“My personal view is that businesses and courts have the wrong perspective on whistle-blowers,” says Prof. Moberly. “If you want the company to run right, you ought to support the strongest cases.” Instead, out of fear that encouraging whistle-blowers might expose companies to more frivolous actions, “the process has not been kind to Sarbanes-Oxley whistle-blowers. So few of them have won a case in front of ALJ, and to get through all three (ALJ, ARB, and a federal court) has been impossible.”
Or, as Welch’s attorney Bruce Shine puts it in describing the prospects for whistle-blower adversaries: “For a company, you have a better chance of being struck by lightning than you do of losing a SOX case.”
The New Testament Sans Jesus
Since Welch’s firing, Shine, a partner in the Kingsport, Tenn., law firm of Shine & Mason, has worked to draw lightning to Cardinal Bankshares.
The attorney felt vindicated by the favorable law-judge ruling. The brief he filed last week, in preparation for the Fourth Circuit case, tried to capture what he describes as his disbelief that the ARB’s opinion dismissed the revelation of GAAP violations and poor internal controls that his client had found at the company.
Because the Securities and Exchange Commission requires the use of GAAP, “it stands to reason that Cardinal’s failure to apply the baseline standards embodied by GAAP…leaves Cardinal in violation of longstanding federal securities laws, and SEC rules and regulations which predate the enactment of SOX,” Shine wrote.
The review board, however, sided with Cardinal Bankshares’ position that misclassifying the $195,000 as income, even if a violation of GAAP, still gave a fair picture of the company’s financial condition because “whether reported as income or as a credit to expenses, the fact remained that (Cardinal) had $195,000 that it previously did not have.” Indeed, it said that to accept Welch’s contention that a claimant reporting a GAAP violation qualifies for Sarbanes-Oxley protection “amounted to a wholesale rewriting” of a section of the legislation.
“I’ll be blunt. The ALJs and the decisions they’ve rendered have evidenced significant legal scholarship, an attribute which does not appear to exist in the ARB’s decison,” says Shine. “To reverse a 72-page (law-judge) opinion in 12 pages without citing a single significant case, statute or regulation to support their position is mind-boggling.”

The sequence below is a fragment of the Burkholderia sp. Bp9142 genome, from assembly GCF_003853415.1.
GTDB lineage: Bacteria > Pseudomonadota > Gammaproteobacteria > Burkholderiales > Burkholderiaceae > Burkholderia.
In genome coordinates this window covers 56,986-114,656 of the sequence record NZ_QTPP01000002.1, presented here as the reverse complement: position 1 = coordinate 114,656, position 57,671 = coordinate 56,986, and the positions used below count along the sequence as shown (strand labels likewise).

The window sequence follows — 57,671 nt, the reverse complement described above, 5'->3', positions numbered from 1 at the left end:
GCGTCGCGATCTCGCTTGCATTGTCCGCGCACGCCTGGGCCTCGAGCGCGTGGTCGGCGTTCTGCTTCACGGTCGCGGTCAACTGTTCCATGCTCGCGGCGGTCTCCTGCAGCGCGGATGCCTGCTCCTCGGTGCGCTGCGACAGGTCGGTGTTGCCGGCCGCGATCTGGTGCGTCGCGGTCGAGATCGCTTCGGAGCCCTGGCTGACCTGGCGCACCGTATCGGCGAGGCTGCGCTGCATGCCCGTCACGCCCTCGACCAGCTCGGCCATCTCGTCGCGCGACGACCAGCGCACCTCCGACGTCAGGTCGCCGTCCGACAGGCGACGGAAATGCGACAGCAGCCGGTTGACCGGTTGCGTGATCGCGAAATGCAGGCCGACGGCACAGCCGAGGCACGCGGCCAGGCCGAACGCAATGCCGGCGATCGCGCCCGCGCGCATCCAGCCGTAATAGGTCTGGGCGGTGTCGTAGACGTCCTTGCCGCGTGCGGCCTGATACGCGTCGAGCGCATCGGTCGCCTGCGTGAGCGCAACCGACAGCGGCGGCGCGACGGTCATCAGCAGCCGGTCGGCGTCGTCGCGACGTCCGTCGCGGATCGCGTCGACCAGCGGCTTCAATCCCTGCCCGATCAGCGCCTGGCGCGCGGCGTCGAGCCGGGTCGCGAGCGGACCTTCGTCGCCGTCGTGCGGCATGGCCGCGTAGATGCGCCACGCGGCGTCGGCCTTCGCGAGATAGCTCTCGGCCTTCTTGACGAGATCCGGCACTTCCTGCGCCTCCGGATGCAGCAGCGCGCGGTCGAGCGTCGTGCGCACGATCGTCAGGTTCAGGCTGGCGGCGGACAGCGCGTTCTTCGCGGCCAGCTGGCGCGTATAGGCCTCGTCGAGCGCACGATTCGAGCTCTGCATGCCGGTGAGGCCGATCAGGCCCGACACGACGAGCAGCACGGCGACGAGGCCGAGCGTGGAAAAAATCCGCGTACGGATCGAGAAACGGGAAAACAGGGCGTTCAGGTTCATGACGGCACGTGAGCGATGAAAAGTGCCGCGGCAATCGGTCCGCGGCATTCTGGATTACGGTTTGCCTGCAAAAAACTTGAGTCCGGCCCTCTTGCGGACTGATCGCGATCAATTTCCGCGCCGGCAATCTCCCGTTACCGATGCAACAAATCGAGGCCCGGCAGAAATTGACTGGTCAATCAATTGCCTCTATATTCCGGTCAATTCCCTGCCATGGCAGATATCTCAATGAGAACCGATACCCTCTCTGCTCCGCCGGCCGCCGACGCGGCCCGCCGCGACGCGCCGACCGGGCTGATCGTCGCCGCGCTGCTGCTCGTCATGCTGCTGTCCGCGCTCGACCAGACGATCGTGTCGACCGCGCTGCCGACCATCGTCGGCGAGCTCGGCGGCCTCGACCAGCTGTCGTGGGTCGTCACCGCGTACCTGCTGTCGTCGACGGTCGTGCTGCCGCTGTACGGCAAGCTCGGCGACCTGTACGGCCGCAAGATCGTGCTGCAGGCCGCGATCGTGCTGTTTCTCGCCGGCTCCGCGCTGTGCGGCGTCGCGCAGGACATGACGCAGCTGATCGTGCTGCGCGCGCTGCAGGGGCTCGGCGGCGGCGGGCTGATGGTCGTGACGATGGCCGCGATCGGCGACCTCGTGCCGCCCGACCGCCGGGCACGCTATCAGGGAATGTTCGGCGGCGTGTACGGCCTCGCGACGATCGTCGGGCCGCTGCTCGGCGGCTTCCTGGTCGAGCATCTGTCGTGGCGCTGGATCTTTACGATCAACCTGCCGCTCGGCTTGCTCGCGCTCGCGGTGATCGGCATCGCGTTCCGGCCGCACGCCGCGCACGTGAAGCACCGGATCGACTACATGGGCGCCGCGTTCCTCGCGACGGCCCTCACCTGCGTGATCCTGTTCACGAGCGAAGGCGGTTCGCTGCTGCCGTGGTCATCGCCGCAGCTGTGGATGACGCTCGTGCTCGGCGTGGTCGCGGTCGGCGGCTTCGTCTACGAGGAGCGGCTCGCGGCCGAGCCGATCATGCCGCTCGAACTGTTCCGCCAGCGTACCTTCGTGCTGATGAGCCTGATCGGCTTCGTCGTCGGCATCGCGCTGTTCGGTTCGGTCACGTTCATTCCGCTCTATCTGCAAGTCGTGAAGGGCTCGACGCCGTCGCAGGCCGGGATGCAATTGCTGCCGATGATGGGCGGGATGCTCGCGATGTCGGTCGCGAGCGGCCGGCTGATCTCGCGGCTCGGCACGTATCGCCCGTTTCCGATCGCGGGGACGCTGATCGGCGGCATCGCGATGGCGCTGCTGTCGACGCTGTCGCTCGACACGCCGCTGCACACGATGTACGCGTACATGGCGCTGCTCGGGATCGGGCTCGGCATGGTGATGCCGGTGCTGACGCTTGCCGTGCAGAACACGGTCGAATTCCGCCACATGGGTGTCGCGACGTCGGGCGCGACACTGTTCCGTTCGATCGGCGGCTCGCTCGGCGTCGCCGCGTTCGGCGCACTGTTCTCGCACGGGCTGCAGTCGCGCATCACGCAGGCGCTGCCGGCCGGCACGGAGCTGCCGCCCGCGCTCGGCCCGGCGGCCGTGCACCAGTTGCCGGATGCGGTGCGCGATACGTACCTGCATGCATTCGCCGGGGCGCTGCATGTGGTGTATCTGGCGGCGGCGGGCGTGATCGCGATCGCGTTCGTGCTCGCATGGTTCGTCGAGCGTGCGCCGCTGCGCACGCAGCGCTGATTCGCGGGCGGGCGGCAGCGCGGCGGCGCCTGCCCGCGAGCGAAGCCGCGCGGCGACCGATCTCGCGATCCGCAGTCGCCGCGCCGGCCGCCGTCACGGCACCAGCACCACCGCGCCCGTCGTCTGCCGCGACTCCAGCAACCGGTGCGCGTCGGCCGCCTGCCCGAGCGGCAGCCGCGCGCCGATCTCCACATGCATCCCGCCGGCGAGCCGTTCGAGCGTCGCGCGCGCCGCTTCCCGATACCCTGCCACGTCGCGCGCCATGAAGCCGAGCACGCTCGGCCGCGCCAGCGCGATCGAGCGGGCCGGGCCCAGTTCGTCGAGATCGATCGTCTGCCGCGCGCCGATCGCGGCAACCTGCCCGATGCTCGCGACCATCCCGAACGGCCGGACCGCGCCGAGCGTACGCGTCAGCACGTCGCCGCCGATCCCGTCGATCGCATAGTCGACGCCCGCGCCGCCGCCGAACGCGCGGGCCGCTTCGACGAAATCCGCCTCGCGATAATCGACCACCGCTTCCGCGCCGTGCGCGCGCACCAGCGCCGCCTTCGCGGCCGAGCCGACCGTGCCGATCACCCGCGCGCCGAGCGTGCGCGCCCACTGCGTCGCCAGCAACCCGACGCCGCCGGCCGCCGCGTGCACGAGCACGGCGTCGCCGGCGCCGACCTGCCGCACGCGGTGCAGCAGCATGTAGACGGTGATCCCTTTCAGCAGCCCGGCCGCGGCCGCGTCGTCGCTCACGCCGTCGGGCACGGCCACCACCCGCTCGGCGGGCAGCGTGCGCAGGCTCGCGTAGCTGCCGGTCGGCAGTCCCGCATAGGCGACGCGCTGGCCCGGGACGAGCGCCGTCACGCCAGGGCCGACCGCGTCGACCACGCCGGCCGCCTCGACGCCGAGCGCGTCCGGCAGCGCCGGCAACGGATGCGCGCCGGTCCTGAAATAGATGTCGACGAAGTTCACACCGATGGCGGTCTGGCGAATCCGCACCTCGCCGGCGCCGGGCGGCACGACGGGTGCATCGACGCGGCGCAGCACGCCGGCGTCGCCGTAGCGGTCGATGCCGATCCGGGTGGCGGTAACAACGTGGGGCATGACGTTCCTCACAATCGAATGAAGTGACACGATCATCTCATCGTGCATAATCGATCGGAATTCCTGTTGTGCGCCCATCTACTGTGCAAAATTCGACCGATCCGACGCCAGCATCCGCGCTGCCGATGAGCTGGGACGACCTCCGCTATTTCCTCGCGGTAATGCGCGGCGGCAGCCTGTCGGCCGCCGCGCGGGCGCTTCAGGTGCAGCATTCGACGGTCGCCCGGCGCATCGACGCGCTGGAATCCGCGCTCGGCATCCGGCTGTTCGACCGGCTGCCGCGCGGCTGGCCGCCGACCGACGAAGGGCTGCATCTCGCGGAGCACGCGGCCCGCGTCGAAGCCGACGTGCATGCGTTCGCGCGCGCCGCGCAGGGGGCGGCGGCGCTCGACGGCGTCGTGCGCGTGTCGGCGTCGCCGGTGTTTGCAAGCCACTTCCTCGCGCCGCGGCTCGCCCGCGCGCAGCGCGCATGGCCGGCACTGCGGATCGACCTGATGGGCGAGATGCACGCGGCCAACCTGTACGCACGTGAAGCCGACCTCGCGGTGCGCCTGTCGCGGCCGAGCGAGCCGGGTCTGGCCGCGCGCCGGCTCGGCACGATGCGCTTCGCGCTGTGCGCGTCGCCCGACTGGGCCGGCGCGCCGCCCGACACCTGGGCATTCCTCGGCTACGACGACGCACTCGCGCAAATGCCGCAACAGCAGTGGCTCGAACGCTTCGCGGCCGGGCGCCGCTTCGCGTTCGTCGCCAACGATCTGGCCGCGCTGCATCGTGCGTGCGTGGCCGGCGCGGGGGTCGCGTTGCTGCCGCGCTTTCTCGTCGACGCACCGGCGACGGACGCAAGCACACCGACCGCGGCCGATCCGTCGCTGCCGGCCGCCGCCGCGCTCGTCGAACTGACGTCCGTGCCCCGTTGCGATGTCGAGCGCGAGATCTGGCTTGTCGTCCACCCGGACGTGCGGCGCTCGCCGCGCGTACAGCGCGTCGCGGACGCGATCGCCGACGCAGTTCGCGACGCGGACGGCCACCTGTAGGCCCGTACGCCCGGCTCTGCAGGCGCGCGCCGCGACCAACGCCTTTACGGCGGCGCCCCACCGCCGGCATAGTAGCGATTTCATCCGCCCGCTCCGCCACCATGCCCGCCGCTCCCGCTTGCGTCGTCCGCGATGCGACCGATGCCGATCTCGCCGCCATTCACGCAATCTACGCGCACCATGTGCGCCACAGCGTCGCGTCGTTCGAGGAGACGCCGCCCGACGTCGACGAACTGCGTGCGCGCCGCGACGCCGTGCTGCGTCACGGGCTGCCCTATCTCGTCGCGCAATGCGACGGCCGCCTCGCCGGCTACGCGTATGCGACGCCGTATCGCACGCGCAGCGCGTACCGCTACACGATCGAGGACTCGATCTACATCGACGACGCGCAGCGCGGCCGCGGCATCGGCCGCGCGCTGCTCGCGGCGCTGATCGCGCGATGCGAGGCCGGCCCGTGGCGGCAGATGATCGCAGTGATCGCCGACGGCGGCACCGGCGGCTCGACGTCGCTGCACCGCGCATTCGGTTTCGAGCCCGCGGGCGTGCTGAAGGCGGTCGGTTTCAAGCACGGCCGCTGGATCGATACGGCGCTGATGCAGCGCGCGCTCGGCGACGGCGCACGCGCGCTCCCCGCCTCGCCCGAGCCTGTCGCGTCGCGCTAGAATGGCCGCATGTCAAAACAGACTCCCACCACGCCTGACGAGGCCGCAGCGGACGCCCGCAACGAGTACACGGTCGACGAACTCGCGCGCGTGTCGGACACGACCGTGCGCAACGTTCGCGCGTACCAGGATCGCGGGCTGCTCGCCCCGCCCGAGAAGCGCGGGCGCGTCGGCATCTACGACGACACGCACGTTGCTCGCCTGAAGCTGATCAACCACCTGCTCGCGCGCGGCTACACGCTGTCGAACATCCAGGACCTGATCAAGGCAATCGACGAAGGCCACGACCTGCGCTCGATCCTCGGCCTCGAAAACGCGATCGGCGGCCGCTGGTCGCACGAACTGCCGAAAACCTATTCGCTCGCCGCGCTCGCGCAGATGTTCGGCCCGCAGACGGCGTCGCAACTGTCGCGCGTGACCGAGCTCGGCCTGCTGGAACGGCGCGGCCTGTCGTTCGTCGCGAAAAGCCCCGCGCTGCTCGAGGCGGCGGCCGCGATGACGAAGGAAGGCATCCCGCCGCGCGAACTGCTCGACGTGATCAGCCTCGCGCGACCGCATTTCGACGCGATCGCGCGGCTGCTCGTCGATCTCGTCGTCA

The ARB’s ruling that exposing a GAAP violation doesn’t entitle a claimant to Sarbanes-Oxley protection “is the core of my quandary,” Shine tells CFO.com. “It’s so obvious to anyone who knows anything about the securities industry and reporting. It’s like saying that you read the New Testament and that you can’t find any record of Jesus.”
Shine’s conclusion from the decision, and from the statistics showing that the ARB hasn’t yet sustained an ALJ victory by a claimant, he says, is that the board “just doesn’t like SOX or whistle-blowers.”
The Labor Department’s position overall, he suggests, is a bit harder to understand. Shine notes that the Fourth Circuit appeals court actually may be hearing oral arguments on two related cases: Welch’s challenge of the review board’s reversal of the DoL law judge, and Welch’s appeal of a federal district court’s failure to enforce the law judge’s interim order for Welch to be reinstated at Cardinal. While the DoL is defending the review board’s reversal of the law judge, the department has joined Welch in his appeal of the second case, according to Shine. The date of the hearing hasn’t been set yet.
Did His Expertise Work Against Him?
Douglas W. Densmore, an attorney from the Roanoke, Va., firm of LeClairRyan, who represented Cardinal, tells CFO.com that Cardinal’s policy is not to comment on cases still in litigation. He adds that his brief to the Fourth Circuit hasn’t yet been filed.